The federal and provincial governments signed a bilateral agreement Monday, committing to invest more in Saskatchewan’s home care, and mental health and addictions services.
In the next few years, the province’s goal is to shift the delivery of care from hospitals to community health centres, along with improving access to palliative and end-of-life care.
Provincial health minister Jim Reiter said with the changes, he hopes it will cut down emergency wait times.
“If we get to the core of the problem early, in many instances, it’s not only going to provide better care to citizens, but it’s going to prevent stress on the larger facilities,” he said. “They can get the appropriate care, and — in some instances — they don’t need to be in the emergency room, they can be getting the care in the community.”
Improving mental health services, especially in northern Saskatchewan and in Indigenous communities, is also a focus of the funding.
Reiter said more youth mental health training opportunities will be in place for healthcare professionals and more pilot projects are planned in schools.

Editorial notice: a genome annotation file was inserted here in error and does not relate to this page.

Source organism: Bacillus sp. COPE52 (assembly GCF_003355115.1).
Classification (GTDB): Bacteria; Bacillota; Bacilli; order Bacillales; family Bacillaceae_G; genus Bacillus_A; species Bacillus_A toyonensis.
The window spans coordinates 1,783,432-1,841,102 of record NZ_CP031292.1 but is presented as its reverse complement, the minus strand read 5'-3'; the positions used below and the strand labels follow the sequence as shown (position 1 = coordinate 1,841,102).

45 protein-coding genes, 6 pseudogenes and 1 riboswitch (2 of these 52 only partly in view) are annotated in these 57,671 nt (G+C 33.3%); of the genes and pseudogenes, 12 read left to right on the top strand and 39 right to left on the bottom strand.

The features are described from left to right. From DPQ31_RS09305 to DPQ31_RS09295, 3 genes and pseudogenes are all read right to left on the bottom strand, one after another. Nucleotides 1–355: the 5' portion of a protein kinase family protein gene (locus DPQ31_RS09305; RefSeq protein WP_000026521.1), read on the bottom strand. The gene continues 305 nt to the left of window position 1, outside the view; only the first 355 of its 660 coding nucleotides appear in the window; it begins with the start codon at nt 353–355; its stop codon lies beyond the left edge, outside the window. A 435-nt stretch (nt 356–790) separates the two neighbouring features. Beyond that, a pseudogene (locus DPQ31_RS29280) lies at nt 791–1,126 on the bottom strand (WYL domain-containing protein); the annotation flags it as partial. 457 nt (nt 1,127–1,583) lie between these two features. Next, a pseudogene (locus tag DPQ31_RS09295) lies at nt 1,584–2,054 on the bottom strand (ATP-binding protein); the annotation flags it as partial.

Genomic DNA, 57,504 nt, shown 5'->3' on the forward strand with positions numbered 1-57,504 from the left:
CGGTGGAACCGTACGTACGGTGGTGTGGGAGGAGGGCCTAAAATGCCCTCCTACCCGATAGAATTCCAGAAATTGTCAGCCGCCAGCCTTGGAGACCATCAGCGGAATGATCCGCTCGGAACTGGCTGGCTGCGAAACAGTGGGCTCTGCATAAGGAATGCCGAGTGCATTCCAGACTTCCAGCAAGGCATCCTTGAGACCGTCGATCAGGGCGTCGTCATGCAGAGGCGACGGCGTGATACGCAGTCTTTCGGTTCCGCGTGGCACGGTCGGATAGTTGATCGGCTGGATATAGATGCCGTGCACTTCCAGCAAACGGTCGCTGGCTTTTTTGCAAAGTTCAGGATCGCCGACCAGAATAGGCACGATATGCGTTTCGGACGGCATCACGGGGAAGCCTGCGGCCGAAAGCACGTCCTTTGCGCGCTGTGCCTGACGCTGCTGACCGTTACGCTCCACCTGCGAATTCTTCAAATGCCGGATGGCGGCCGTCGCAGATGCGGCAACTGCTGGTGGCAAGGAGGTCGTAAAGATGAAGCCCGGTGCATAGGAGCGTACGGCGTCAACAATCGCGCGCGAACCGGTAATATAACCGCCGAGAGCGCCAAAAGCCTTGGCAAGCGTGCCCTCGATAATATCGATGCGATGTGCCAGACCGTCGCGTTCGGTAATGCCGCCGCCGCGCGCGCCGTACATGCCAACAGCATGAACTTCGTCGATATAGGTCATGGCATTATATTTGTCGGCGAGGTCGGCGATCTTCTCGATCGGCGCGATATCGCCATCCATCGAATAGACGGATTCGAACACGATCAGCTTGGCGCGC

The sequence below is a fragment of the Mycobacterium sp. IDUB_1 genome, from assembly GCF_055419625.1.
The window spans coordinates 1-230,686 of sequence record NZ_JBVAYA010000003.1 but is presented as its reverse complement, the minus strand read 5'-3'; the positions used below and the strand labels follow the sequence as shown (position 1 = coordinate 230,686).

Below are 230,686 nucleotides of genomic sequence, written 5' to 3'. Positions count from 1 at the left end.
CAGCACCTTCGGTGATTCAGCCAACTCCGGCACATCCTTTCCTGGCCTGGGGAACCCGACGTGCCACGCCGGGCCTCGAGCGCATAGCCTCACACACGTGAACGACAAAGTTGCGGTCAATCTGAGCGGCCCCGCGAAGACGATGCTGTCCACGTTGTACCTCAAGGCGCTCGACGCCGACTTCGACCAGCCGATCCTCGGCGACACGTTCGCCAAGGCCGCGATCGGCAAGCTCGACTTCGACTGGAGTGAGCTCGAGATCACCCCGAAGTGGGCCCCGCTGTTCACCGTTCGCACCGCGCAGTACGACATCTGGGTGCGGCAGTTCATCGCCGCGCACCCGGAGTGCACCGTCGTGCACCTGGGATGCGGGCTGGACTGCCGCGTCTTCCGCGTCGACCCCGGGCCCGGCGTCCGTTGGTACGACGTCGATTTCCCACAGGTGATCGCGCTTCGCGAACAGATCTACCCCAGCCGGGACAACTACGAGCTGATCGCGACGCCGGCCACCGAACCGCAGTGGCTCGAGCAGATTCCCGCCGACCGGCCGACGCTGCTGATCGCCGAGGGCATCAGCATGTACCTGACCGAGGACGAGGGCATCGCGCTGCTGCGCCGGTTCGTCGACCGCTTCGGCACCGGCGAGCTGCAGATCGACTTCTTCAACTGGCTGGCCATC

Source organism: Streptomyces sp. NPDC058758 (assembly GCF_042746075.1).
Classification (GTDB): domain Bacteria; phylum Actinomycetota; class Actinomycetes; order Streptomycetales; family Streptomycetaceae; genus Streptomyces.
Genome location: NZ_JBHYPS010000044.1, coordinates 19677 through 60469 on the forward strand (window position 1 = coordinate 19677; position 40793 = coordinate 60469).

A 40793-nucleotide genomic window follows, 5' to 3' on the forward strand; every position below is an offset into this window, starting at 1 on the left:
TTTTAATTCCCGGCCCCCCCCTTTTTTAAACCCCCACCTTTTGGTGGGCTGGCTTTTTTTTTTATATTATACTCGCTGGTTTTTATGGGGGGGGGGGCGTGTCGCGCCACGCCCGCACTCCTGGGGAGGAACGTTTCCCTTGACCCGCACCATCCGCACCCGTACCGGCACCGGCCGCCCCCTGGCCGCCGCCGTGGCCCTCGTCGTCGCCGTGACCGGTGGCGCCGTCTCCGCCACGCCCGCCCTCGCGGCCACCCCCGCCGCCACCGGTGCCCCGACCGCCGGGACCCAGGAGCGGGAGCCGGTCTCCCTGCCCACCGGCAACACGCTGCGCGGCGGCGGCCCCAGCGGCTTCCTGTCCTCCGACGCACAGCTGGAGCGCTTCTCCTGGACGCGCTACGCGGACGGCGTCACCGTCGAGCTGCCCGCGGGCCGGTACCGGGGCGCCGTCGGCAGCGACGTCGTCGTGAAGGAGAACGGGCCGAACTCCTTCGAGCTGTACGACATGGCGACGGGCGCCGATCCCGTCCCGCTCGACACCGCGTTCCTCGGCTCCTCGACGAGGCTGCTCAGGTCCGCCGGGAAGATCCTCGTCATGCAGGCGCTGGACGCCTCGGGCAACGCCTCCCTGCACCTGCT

He added new jobs will be created in the near future to help with mental health diagnosis and treatment, and, recently, more than 20 people have been employed in Saskatchewan’s community care sector alone.
In addition to in-person care, the province plans to expand its online cognitive behavioral therapy services as well.
Saskatchewan is set to invest $158 million over the next five years as part of a ten-year federal financial commitment of nearly $350 million.
The federal government plans to track the progress of each province and territory’s home care and mental health funding through a set of common indicators which are currently being developed.